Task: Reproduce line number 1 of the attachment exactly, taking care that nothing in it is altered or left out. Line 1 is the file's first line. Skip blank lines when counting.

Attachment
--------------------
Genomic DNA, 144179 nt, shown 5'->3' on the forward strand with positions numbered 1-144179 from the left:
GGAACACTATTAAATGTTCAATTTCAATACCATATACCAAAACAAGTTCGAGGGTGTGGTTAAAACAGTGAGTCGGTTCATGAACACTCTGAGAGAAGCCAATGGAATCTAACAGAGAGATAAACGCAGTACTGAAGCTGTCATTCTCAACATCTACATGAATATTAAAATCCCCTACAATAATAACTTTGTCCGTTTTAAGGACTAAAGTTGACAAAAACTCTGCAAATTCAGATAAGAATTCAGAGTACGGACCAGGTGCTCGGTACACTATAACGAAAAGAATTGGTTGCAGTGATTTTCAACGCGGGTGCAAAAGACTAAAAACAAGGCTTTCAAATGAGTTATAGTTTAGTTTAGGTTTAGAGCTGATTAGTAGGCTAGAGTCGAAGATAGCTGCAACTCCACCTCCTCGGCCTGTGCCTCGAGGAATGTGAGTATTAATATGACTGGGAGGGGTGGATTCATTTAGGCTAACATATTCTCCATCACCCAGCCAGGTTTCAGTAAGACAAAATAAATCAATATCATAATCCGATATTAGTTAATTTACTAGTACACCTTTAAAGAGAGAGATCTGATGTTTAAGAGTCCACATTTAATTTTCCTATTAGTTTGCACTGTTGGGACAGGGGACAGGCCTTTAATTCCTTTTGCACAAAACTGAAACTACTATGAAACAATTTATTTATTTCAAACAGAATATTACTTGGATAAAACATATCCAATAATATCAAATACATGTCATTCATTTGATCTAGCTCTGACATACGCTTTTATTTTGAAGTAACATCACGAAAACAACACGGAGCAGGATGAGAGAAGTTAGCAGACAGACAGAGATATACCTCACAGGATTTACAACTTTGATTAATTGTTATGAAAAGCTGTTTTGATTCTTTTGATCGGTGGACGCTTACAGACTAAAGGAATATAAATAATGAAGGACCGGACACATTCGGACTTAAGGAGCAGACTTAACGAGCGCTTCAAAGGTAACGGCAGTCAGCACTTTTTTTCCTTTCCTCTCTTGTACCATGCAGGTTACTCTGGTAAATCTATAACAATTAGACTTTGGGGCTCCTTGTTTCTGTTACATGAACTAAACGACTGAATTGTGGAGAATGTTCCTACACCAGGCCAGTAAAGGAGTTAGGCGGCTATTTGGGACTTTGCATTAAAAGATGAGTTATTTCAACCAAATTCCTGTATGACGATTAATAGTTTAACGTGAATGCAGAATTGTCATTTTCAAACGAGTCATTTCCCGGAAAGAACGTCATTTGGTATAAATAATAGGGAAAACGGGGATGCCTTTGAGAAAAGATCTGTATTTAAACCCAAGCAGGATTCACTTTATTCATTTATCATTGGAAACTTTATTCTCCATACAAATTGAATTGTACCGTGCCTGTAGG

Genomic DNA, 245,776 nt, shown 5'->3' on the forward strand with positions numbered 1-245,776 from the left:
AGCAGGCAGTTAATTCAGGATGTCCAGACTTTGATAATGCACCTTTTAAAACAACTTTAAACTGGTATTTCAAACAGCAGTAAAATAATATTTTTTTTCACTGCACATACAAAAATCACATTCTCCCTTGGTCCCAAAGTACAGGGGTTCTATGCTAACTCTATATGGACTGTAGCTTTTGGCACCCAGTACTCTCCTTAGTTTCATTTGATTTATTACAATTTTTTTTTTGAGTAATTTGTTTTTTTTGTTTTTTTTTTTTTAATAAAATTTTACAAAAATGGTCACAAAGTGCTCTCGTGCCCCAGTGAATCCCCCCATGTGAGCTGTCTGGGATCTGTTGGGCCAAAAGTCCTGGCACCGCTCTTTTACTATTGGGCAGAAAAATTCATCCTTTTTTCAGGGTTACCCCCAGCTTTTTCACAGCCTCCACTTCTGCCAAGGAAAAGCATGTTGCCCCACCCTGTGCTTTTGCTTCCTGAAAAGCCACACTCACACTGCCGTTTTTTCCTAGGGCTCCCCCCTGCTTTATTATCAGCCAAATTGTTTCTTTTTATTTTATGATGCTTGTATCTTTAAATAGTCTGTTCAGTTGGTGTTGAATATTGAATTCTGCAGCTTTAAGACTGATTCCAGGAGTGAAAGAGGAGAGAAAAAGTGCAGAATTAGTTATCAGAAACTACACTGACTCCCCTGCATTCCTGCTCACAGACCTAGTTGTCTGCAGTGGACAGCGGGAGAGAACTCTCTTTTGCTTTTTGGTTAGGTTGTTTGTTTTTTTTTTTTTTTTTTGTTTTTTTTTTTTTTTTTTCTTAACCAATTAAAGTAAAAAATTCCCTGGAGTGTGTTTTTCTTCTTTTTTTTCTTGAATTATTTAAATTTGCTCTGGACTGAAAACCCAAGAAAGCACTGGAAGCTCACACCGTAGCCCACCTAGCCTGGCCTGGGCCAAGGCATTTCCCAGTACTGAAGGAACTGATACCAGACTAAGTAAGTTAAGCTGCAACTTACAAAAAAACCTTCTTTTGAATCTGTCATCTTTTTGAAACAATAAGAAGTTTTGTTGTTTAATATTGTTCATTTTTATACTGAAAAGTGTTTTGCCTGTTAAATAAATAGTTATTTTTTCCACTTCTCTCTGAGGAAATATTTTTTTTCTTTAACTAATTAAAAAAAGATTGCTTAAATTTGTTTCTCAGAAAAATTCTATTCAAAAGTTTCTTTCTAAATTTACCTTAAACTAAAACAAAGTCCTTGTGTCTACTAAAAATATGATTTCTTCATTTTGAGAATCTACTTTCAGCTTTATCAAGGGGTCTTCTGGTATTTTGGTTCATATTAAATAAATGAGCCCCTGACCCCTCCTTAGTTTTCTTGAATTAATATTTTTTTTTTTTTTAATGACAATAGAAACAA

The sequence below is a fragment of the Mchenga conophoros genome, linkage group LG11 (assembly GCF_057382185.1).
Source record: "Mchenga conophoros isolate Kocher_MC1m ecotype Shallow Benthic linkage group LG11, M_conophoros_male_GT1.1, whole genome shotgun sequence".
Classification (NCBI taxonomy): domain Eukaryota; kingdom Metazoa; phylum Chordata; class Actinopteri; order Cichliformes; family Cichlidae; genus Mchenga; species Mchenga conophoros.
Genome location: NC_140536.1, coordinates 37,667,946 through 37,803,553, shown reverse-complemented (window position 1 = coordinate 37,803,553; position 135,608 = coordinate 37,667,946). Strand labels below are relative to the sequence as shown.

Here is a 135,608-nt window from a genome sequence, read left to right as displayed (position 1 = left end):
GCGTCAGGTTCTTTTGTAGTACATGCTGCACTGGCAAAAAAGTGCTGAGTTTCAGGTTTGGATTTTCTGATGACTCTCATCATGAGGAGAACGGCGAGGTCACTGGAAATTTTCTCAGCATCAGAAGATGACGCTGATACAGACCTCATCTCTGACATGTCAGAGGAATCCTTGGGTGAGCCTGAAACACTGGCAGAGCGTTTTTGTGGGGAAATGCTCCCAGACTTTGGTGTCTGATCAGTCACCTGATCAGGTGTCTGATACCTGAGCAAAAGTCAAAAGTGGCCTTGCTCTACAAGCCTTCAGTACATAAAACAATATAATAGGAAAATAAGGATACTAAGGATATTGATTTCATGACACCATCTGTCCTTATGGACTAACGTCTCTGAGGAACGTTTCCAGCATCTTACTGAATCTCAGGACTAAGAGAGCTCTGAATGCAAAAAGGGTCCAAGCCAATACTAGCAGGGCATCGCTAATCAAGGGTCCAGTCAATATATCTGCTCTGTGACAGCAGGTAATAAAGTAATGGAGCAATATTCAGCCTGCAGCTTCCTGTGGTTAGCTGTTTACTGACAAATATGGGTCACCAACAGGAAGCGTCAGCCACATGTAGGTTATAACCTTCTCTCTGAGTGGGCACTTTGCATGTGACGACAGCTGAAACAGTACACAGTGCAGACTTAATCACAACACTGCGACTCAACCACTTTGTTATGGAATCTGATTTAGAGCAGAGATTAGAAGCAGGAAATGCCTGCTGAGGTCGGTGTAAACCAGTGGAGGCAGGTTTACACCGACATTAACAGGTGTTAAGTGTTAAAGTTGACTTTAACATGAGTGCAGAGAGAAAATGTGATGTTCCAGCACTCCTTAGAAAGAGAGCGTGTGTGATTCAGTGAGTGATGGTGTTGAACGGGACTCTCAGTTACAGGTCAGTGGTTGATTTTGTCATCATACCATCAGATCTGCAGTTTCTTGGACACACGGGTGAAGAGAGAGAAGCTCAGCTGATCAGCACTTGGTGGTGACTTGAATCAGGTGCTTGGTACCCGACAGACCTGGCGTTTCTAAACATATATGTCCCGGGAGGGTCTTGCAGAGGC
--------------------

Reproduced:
Genomic DNA, 144179 nt, shown 5'->3' on the forward strand with positions numbered 1-144179 from the left: